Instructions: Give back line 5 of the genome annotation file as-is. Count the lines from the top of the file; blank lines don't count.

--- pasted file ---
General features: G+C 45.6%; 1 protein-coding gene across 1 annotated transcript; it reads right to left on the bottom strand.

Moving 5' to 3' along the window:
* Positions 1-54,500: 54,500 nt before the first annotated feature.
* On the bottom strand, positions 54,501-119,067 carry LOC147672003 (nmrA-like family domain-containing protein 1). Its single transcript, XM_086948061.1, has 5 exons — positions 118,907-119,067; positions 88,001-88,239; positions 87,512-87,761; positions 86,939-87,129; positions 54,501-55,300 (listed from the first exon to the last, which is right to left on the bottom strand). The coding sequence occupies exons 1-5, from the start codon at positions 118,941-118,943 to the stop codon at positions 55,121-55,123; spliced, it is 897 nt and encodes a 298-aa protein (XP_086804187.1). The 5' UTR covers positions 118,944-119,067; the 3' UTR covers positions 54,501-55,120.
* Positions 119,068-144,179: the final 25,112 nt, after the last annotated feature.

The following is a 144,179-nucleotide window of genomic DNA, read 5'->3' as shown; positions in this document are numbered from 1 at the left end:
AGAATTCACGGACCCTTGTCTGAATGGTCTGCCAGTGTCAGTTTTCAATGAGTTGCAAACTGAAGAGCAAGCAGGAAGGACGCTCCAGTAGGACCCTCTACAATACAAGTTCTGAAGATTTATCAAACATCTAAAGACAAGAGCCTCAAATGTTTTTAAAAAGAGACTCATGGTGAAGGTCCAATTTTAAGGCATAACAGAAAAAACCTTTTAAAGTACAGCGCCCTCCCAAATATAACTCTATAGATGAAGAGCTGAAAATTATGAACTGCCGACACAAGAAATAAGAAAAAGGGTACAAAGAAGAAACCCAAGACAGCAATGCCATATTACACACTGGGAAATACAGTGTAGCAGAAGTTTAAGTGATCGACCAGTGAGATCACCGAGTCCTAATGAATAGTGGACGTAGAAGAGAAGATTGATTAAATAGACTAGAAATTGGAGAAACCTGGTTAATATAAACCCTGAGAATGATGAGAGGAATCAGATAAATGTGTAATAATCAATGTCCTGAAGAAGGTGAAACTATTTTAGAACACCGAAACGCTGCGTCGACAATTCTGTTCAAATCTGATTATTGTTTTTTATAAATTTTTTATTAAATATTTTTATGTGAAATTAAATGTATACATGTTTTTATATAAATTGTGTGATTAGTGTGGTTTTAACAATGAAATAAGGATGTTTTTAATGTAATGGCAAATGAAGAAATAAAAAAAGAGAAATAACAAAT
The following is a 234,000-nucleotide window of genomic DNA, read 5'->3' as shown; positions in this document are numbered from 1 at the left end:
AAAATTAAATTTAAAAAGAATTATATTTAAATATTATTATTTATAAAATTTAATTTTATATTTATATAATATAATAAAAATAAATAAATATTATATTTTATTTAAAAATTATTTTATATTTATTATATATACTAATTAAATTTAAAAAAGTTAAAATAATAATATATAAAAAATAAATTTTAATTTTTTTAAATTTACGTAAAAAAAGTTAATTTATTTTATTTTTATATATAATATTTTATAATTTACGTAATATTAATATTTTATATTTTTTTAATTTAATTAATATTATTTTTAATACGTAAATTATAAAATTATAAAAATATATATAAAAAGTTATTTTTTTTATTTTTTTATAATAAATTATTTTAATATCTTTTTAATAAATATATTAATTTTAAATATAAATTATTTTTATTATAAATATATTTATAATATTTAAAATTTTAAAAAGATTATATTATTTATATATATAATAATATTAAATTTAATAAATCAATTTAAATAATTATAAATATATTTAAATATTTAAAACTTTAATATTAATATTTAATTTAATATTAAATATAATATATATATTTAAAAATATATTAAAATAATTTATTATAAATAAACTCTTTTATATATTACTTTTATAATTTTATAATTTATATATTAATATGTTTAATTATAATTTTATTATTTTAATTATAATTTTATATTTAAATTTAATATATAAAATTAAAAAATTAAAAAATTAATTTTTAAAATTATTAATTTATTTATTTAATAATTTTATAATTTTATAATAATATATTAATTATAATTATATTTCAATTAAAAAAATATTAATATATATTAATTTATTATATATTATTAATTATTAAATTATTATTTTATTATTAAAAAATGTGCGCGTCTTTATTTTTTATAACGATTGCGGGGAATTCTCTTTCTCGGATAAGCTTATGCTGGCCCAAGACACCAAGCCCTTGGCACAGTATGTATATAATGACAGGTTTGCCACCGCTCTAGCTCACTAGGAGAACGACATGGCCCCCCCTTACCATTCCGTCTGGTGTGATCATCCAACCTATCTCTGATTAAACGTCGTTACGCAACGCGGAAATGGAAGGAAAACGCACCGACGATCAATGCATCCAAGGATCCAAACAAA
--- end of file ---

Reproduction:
* Positions 119,068-144,179: the final 25,112 nt, after the last annotated feature.